by: Crystal Jang

What is Sirenomelia?

Sirenomelia is a lethal condition characterised by rotation and fusion of the legs, resulting in what often looks like a fish tail. It occurs when the umbilical cord fails to form two arteries, thus preventing a sufficient blood supply from reaching the fetus. As a result, the single artery steals the blood and nutrition from the lower body and diverts it back up to the placenta. Due to malnutrition, the fetus fails to develop two separate limbs.


Treatment is applicable for newborns who survive even 24 hours after delivery. Affected newborns having functioning kidneys are recommended for surgical procedures and management. Surgical operations to rebuild the gastrointestinal and urinary outlet tracts are essential for such patients. The extent of procedures and therapies for Mermaid syndrome patients depends on the severity of the birth defect.

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Since the actual reason for Mermaid syndrome is still unknown, doctors cannot recommend procedures and safety guidelines to prevent its occurrence. Hence, the prevention of this severe form of caudal regression is almost impossible.


Sirenomelia sequence is characterized by the developing symptoms and signs that signify its occurrence. The primary indicators are fused feet and legs along with a number of warning signs including:

  • Miniature, fused, small and poorly structured pelvic bones
  • Malfunctioning kidneys
  • Imperforated anus
  • Blind ending colon
  • Inborn anomaly in the upper portions of the body including lungs, heart, arms, brain and spine
  • Poorly structured and small external and internal genitalia
  • Immature and underdeveloped lungs arising due to oligohydramnios, often leading to death.


Physicians recommend that physical examination of newborn baby is mandatory to determine the diagnosis. A few tests which help to detect the existence of Mermaid syndrome among the infants include:


This procedure helps to conduct the prenatal diagnosis which is obvious at the second trimester of pregnancy.


This procedure helps to perform an antenatal diagnosis of Sirenomelia sequence and helps doctors to determine the right treatment option for it.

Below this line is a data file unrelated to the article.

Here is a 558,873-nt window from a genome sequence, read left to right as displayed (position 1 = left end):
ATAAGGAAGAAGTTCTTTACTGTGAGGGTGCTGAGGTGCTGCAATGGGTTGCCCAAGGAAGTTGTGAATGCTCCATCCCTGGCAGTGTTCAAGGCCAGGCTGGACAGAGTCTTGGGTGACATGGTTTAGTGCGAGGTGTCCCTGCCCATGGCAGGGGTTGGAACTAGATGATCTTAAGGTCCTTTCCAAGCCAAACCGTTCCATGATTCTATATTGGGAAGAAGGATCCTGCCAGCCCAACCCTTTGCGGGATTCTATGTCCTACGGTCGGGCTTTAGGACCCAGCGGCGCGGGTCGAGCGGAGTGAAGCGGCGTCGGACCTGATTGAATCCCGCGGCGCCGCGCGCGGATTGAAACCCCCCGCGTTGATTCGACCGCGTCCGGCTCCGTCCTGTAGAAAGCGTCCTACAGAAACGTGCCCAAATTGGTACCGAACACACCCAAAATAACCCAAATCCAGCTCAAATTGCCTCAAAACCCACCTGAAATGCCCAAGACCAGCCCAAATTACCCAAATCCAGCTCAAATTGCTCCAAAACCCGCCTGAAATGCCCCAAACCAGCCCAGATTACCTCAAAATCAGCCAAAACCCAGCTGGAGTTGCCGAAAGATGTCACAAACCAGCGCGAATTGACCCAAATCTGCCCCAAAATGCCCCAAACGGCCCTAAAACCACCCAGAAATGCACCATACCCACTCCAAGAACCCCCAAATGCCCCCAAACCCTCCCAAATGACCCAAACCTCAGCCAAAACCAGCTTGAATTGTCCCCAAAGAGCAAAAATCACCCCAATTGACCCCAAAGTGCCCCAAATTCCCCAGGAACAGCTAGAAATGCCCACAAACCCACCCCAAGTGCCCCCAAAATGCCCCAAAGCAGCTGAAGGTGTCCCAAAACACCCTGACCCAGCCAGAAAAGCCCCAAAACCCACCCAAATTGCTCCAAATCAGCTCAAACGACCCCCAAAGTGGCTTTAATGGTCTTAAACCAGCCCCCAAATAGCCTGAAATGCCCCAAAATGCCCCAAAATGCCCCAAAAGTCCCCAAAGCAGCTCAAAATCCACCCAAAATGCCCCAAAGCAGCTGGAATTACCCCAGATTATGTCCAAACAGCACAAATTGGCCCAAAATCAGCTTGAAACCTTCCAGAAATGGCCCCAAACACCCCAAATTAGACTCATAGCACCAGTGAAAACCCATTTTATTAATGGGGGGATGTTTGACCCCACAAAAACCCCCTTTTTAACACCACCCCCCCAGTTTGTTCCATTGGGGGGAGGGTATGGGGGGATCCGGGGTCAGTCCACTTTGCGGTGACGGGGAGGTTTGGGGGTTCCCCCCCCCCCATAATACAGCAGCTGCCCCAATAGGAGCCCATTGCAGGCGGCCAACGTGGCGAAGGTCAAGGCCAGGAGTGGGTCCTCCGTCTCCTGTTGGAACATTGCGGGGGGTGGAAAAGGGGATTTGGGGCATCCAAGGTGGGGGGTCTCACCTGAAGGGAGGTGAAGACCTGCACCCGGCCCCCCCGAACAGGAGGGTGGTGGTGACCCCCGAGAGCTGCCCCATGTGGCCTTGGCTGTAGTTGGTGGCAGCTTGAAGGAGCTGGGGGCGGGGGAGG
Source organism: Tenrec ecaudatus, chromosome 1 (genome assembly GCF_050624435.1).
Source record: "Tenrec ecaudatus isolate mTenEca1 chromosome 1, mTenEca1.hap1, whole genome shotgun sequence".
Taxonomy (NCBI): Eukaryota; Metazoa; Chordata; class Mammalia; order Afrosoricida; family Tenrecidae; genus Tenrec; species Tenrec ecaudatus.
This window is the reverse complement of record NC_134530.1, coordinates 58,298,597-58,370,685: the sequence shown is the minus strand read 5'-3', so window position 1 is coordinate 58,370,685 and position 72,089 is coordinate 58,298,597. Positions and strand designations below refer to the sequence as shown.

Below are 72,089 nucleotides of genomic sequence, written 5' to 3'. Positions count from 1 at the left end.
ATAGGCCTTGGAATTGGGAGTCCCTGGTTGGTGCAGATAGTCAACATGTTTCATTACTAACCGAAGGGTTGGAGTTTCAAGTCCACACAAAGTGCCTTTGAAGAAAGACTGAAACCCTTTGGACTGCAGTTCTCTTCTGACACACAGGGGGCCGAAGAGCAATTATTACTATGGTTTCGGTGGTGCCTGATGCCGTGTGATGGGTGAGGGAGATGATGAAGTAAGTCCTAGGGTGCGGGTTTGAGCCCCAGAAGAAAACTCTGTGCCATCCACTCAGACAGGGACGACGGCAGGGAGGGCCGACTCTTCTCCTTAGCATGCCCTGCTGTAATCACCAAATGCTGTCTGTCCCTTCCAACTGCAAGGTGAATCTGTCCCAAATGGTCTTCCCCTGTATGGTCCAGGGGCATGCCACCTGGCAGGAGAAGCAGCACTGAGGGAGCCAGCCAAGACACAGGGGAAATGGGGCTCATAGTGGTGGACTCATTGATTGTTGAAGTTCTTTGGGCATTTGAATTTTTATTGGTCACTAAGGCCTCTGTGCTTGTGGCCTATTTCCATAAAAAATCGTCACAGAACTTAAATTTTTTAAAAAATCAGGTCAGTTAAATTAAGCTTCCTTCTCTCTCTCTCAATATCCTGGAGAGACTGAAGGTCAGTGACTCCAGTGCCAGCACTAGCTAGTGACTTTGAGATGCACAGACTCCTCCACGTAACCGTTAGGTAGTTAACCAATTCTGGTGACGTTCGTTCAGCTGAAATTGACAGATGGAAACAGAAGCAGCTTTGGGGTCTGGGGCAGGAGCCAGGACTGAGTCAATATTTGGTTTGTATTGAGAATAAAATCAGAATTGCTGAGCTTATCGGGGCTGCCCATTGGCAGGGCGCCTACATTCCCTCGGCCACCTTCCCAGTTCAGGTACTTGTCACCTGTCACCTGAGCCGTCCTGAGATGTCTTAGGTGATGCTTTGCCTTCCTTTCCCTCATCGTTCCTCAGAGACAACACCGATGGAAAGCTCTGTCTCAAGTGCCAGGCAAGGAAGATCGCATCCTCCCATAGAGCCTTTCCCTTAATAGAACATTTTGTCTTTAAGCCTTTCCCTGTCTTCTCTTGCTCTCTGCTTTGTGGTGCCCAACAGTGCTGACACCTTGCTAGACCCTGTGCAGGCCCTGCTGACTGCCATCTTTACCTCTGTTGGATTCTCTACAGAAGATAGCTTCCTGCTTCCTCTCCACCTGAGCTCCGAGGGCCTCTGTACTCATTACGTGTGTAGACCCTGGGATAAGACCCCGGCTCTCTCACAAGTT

The exact cause of sirenomelia is unknown. Researchers believe that both environmental and genetic factors may play a role in the development of the disorder. Most cases appear to occur randomly for no apparent reason (sporadically), which suggests environmental factors or a new mutation. Most likely, sirenomelia is multifactorial, which means that several different factors may play a causative role. In addition, different genetic factors may contribute to the disorder in different people (genetic heterogeneity).

Mermaid syndrome occurs due to abnormal development of the umbilical cord blood vessels. Normally umbilical cord contains two umbilical arteries and one umbilical vein. In sirenomelia there is one of each. Even if there are two arteries one of them is blocked. This is what causes improper development of legs and prevent their separation.

The condition may be caused by certain illnesses which affect either the mother or the fetus, improper and poor prenatal care by the expectant mother and there is also a theory that genetic abnormalities may be a culprit of this syndrome.

Is this sex-linked, a mutation, or is it due to heredity?

Nobody knows the answer... YET!



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More about Sirenomelia

  • Sirenomelia, also known as ‘Mermaid Syndrome’, is extremely rare. It affects 1 in 100,000 babies and is 100 times more likely to occur in identical twins. Usually, those born with this condition die within days.
  • commonly found in males
  • Sirenomelia got its name from Greek Mythology. A siren was an animal with a head of a woman, tail of a bird. Until sirens were seen more of an aquatic animal.
  • SIrenomelia is also known as Mermaid Syndrome because of the physical looks.

History of Sirenomelia

  • There are very small snippets about this disease in the past but here are snippets here and there which claim that fetuses born with sirenomelia were sometimes preserved in jars and put on display in ‘freak shows’ during the 19th century—but these sources are frustratingly vague. There is brief mention of the condition in a four-volume atlas published in 1891 titled Human Monstrosities, but nothing that hints at how medical practitioners understood sirenomelia in earlier periods.
  • There are however, are some history found in the early 20th-century example at the National Museum of Health and Medicine in Washington D.C. There are also three fetuses in the Anatomical Museum of the Second University of Naples, which have undergone 3D bone reconstructions (two pictured below).